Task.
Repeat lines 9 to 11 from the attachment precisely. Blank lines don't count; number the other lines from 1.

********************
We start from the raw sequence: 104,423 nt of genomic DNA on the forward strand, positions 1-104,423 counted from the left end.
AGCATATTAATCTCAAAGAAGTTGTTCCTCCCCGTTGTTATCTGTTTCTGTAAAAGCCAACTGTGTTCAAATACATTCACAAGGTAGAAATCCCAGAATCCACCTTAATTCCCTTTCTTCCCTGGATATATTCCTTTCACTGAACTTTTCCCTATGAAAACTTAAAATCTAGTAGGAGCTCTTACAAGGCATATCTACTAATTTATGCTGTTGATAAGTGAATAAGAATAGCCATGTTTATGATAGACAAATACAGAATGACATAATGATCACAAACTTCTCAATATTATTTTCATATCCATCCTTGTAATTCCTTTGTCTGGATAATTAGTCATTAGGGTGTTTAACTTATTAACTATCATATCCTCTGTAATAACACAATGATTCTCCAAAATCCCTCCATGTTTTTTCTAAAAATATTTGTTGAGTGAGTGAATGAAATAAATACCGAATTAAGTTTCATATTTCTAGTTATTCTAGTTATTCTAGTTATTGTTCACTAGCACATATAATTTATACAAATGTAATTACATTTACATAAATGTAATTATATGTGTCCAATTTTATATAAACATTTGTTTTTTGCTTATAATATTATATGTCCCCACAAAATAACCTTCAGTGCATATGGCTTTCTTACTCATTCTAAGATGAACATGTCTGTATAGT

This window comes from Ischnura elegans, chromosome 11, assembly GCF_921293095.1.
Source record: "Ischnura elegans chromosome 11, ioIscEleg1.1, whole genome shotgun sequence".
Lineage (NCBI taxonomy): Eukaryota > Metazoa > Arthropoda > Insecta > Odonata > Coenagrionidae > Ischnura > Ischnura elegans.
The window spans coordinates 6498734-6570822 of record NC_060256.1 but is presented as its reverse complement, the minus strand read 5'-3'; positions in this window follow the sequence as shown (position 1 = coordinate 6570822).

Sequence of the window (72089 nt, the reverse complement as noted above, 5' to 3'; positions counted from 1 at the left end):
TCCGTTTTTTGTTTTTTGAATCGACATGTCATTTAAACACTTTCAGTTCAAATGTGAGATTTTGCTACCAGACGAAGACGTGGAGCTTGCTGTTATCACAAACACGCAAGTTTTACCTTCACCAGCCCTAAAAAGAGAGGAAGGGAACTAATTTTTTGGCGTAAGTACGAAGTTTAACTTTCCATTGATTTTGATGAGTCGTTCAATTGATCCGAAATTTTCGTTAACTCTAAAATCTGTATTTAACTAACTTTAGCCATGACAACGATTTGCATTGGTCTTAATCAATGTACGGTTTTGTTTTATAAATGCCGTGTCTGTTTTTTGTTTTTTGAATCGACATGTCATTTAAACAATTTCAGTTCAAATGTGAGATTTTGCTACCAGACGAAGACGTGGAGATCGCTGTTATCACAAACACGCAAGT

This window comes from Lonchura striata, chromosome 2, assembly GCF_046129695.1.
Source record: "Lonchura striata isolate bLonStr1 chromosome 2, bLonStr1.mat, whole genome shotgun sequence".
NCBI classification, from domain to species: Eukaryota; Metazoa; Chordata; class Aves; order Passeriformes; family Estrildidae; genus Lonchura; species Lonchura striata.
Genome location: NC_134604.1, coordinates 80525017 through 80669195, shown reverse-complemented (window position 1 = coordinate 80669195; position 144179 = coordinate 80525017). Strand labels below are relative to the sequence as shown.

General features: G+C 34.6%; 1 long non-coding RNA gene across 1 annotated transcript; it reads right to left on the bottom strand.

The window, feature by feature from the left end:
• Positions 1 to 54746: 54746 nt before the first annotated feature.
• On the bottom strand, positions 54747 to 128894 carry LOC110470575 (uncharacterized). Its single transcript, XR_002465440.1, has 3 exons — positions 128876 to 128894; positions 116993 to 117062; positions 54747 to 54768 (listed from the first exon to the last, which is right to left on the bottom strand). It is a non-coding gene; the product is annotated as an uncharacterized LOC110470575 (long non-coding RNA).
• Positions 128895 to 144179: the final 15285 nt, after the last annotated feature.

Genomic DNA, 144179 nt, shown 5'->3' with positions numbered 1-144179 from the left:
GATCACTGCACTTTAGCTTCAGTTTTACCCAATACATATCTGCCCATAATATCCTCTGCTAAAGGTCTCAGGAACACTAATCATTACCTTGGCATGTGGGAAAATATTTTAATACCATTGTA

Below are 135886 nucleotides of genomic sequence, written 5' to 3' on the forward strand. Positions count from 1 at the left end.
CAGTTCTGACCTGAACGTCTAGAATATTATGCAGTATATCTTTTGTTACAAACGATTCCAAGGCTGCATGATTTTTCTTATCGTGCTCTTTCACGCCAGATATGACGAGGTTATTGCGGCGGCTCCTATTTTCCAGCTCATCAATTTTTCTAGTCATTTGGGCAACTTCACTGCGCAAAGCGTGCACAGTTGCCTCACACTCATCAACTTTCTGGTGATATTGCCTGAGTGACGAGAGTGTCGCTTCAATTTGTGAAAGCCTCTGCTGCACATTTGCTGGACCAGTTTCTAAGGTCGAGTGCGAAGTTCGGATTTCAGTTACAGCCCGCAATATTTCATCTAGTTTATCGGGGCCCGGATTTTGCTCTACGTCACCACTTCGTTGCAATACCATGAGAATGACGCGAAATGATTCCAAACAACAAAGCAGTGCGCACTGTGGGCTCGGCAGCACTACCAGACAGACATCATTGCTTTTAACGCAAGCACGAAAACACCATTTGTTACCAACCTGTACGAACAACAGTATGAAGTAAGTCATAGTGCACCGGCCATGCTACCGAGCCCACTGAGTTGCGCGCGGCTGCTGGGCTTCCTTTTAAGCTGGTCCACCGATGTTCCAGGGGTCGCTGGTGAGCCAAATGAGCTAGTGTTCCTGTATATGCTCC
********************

This window comes from Lonchura striata, chromosome 2, assembly GCF_046129695.1.
Source record: "Lonchura striata isolate bLonStr1 chromosome 2, bLonStr1.mat, whole genome shotgun sequence".
NCBI classification, from domain to species: Eukaryota; Metazoa; Chordata; class Aves; order Passeriformes; family Estrildidae; genus Lonchura; species Lonchura striata.